Looks to be necessary to be within 1 block of a main fiber trunk to get good internet here.
--
Let them eat FIBER!


nokiatech

join:2000-10-18
Stuart, FL
Reviews:
·Comcast
reply to UHF

said by UHF:

Decent internet is the main reason I haven't moved to the country.

Same here. It's a must for work.


Msradell
P.E.
Premium
join:2008-12-25
Louisville, KY
reply to fartness

You really need to go ahead and move to the country! It seems like you've just about overcome all the obstacles with your present home and we need some more issues from you to keep this forum lively.

Seriously, if you move Out to one of the smaller surrounding areas such as Avon outside of Monroe County you would still be able to have many of the things associated with living in a city without the problems. You would still be able to have city water, sewer, fire protection, etc. The taxes would be considerably lower in the way of life would be much simpler.


Mr Matt

join:2008-01-29
Eustis, FL
kudos:1
reply to fartness

Most residential locations are characterized as being in three general demographic areas:

1) Rural which is sparsely populated. Usually only electric and telephone service is available. Check to see if the property you are considering is on a public road or private road. In most states unless universal service has been repealed, the local electric and telephone company is required to extend service to the property you purchase if it is along a public road. If the property is along a private road you may have to pay to extend services from the nearest point where utility services are available.

2) Suburban which has moderate population and more available services. I live on the edge of a suburban area turning rural to the east of my home and metropolitan west of my home.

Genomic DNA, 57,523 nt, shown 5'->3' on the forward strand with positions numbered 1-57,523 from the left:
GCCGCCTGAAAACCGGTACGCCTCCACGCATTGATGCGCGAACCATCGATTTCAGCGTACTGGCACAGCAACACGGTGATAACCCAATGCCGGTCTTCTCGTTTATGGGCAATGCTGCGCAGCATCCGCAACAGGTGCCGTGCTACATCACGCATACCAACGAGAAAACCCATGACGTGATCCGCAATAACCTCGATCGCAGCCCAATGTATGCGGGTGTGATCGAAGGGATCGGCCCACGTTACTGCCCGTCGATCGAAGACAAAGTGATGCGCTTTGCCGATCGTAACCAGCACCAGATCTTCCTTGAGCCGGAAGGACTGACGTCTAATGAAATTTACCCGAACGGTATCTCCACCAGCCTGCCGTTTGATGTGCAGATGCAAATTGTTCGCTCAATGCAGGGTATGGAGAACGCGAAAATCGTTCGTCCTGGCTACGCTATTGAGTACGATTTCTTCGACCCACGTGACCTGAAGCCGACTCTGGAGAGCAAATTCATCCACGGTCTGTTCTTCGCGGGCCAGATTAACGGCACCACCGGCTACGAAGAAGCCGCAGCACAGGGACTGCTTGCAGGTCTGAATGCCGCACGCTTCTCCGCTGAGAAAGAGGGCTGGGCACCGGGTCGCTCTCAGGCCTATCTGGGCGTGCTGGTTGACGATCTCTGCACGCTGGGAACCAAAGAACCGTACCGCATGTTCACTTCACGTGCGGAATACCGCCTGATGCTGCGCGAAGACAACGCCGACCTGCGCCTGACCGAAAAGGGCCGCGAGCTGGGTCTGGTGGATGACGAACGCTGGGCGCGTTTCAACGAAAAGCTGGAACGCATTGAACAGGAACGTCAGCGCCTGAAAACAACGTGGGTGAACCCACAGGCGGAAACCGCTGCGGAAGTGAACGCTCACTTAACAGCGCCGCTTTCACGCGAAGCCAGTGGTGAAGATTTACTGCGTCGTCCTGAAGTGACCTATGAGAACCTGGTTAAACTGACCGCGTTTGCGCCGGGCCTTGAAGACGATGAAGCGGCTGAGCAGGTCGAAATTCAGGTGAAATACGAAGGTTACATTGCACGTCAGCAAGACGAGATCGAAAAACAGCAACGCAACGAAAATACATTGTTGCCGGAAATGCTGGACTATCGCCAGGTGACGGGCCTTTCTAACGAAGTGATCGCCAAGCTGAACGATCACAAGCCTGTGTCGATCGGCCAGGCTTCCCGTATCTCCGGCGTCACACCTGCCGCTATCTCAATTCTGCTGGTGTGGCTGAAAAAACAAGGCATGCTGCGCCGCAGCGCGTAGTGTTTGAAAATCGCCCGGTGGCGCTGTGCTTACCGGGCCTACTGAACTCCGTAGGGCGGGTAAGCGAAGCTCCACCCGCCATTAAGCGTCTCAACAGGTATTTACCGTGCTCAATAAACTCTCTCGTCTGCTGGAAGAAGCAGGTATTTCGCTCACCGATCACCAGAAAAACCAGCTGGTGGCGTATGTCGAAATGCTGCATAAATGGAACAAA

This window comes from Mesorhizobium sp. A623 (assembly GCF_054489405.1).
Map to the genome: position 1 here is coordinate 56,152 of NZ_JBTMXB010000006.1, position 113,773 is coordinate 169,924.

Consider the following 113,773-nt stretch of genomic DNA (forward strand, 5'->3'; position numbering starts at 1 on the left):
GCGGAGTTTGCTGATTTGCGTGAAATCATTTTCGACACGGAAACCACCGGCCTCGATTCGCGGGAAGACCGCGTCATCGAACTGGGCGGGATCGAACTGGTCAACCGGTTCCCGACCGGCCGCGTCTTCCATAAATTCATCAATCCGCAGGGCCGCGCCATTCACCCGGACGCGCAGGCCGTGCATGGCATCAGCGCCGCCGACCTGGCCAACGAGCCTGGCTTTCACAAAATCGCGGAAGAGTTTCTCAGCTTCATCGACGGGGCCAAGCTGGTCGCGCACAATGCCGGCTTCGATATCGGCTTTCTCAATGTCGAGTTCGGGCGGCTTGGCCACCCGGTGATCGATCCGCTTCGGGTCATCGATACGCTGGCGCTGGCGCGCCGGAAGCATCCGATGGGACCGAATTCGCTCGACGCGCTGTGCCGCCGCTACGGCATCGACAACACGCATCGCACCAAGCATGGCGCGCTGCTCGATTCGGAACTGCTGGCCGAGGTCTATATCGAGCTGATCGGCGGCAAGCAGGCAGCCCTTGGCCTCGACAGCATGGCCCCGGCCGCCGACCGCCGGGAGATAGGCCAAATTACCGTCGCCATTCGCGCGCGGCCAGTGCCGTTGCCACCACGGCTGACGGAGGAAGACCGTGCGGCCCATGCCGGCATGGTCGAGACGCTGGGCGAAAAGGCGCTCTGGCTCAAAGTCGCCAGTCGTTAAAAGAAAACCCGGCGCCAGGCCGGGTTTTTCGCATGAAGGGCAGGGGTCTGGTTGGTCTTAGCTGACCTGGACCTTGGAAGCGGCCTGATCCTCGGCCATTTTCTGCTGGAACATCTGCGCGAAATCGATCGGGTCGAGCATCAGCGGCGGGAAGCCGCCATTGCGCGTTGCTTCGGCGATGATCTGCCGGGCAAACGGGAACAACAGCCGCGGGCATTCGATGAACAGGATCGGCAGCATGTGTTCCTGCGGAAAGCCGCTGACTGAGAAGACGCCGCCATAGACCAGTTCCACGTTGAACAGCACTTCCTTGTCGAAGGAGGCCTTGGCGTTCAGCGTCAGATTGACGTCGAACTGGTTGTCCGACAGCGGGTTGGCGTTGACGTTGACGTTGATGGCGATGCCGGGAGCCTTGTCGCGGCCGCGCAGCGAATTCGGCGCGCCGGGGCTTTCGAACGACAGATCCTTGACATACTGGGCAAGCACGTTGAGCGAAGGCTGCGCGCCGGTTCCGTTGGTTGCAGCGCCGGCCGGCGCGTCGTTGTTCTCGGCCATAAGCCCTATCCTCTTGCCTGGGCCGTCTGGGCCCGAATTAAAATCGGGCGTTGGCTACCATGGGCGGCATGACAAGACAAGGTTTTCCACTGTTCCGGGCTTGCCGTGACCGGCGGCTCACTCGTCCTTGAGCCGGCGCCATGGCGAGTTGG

3) Metropolitan heavily populated city environment.

You might want to consider looking for a home in a suburban area. My home is in a new suburban development which is the last development within the city limits of Eustis, Florida. I have city water and sewer. Broadband service is available through Comcast and CenturyLink. Many homeowners subscribe to Dish Network or Direct TV for entertainment services even though cable television is available through Comcast.

When I was looking for a home in 2004 I learned that because of all of the new developments being constructed, many homeowners in the areas not served by DOCSIS or DSL (Do not assume, if cable is available, digital cable and broadband is available in the area where you are looking. Some areas I considered had 55 channel analog cable because the system had not been upgraded in that area.), suddenly found themselves being offered digital cable and DSL service because service was being extended to a new development.

Deciding whether to construct a new home or purchase an existing home simply comes down to economics. There are many opportunities to get a reasonably good new home for a lower price then the cost to construct new home. In most areas unless you plan on staying in the home for a long time you will probably start out upside down financially and may be required to put down an unaffordable down payment (like 50% of the cost of the home.) The problem with building a home on vacant land is that it can be risky business.

If you construct a home the quality of well water and available volume is always a crap shoot. If you find a property you would consider purchasing, call a couple of well drillers in that area. They usually are familiar with the quality of the aquifer in that area. Also put in the contract that you will be able do shallow and deep soil percolation tests (The inspector will measure the time it takes for a given volume of water to be absorbed by the surface soil and deep soil to see if you can construct a septic system in that location) to determine the type of septic system you will need to install to handle the waste water output of the proposed home. I know of some cases where the soil conditions would not support a home the size that the buyer wanted to build. One of the best time to look for property is during or after heavy rains so you can look for puddling. If there is standing water in an area a day or two after a deluge you do not want to build there.